A simple and relatively inexpensive technology is revolutionizing the way West Africans smoke their fish. Along the way, it’s also solving problems of food loss, food safety and quality, safeguarding the health of women fish processors and their children, and improving lives and livelihoods across the region’s coastal fishing communities.
A new FAO report notes that while initial steps have been taken to alleviate the problems of rural women in the country, gender inequalities are still deeply rooted in society and change needs to be accelerated.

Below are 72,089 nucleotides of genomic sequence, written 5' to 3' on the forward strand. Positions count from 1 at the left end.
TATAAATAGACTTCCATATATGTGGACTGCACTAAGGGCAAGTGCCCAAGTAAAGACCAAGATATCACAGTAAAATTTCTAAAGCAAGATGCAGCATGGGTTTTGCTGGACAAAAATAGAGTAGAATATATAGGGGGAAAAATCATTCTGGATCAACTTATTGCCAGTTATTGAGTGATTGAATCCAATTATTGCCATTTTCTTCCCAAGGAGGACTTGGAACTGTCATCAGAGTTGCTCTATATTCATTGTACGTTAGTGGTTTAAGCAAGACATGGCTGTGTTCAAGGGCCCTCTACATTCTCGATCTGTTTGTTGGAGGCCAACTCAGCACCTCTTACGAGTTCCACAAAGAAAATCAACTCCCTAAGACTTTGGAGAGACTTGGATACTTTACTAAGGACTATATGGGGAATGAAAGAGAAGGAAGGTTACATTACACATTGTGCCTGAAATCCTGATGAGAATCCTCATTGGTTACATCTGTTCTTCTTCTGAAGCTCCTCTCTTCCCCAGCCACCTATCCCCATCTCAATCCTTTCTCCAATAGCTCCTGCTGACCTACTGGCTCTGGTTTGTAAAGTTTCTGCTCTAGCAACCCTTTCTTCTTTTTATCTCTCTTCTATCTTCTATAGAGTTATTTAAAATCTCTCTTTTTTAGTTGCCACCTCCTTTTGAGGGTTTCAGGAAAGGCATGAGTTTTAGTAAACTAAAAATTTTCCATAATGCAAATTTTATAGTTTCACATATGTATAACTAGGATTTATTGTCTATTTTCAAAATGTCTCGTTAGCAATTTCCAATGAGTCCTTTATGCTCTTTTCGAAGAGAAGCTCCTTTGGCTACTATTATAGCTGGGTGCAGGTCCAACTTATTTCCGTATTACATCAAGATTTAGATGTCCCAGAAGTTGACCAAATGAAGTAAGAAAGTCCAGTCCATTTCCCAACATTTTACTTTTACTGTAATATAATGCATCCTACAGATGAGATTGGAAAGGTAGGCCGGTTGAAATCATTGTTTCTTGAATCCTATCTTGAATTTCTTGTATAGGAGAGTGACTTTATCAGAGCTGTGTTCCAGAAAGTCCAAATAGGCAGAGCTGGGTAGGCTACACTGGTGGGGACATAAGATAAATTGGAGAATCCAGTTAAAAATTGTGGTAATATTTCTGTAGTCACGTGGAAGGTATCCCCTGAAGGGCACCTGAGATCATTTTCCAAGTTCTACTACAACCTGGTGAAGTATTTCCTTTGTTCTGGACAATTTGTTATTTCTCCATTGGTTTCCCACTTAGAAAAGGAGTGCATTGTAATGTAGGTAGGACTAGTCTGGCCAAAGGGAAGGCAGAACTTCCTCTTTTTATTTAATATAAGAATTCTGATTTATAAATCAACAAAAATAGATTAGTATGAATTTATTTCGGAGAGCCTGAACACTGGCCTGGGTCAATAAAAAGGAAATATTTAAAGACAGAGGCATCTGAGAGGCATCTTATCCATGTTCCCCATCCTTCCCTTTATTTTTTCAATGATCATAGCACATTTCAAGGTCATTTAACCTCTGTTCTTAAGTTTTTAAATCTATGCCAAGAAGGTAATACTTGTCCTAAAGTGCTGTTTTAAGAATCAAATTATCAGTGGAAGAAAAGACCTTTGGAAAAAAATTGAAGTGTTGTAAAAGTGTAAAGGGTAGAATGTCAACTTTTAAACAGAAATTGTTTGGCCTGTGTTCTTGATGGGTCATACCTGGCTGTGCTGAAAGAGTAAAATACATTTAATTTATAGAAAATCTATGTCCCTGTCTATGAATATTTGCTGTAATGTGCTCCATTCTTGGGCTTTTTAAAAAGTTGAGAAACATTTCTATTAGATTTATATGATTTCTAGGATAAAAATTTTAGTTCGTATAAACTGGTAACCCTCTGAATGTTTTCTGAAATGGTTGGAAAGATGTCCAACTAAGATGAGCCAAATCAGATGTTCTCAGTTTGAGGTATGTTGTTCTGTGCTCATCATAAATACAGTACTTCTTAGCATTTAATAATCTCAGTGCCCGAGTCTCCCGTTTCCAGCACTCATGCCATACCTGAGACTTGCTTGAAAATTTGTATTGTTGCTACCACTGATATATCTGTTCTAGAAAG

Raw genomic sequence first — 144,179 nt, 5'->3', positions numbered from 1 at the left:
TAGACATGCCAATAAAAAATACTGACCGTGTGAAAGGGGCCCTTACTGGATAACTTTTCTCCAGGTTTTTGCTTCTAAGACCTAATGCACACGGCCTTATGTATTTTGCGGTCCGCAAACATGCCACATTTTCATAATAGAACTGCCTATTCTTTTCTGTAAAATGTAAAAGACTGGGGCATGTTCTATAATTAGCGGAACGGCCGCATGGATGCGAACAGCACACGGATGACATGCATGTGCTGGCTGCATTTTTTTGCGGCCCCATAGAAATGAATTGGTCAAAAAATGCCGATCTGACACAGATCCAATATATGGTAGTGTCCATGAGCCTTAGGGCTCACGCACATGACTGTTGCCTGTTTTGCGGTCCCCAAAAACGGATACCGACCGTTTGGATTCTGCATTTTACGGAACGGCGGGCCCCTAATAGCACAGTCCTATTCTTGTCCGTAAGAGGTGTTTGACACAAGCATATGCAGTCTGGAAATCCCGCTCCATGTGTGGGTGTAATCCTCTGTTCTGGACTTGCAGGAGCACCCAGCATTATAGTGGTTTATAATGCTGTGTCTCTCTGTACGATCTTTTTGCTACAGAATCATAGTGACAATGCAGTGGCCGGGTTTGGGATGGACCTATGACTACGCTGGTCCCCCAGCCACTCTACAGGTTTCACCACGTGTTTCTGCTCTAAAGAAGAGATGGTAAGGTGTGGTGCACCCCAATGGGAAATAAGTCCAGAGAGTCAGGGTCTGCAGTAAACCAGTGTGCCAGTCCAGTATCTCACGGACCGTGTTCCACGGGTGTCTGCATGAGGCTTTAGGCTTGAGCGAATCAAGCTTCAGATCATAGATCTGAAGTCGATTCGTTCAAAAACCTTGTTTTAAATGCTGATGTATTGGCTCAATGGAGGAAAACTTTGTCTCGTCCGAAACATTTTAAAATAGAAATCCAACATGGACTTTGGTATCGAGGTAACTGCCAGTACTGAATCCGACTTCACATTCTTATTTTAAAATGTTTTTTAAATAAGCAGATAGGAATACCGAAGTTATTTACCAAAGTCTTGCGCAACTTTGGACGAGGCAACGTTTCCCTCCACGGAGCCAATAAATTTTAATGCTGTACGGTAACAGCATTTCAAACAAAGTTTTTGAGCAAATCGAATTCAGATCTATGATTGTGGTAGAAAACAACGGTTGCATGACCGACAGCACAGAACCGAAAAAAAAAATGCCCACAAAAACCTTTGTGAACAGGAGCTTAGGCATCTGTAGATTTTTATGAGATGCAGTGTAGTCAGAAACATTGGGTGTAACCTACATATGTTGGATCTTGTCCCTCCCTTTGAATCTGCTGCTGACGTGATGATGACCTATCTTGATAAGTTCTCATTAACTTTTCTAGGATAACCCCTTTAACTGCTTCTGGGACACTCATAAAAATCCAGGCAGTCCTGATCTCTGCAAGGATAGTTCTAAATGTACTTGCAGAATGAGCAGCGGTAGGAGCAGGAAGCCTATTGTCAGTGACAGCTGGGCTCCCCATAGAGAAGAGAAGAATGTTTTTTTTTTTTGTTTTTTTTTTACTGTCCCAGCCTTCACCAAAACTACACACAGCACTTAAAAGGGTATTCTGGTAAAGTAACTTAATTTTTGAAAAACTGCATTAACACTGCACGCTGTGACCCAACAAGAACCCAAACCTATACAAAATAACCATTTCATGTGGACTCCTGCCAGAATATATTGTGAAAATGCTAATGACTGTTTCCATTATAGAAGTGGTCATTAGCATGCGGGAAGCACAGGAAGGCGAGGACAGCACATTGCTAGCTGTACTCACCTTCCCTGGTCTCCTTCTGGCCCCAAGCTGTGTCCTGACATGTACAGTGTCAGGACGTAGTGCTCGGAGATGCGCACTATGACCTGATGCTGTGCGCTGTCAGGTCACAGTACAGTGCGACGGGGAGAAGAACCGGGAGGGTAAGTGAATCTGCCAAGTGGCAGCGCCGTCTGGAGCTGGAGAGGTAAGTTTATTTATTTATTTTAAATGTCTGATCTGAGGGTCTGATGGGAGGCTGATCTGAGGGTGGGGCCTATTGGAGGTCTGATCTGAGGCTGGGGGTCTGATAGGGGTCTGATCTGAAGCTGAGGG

With El Niño following hard on the heels of Tropical Cyclone Pam in March 2015, subsistence farmer Ruta Bule faced a difficult recovery. “Cyclone Pam came and that was bad,” she explained. “The storm spoiled our gardens. But then El Niño came and that was even worse.”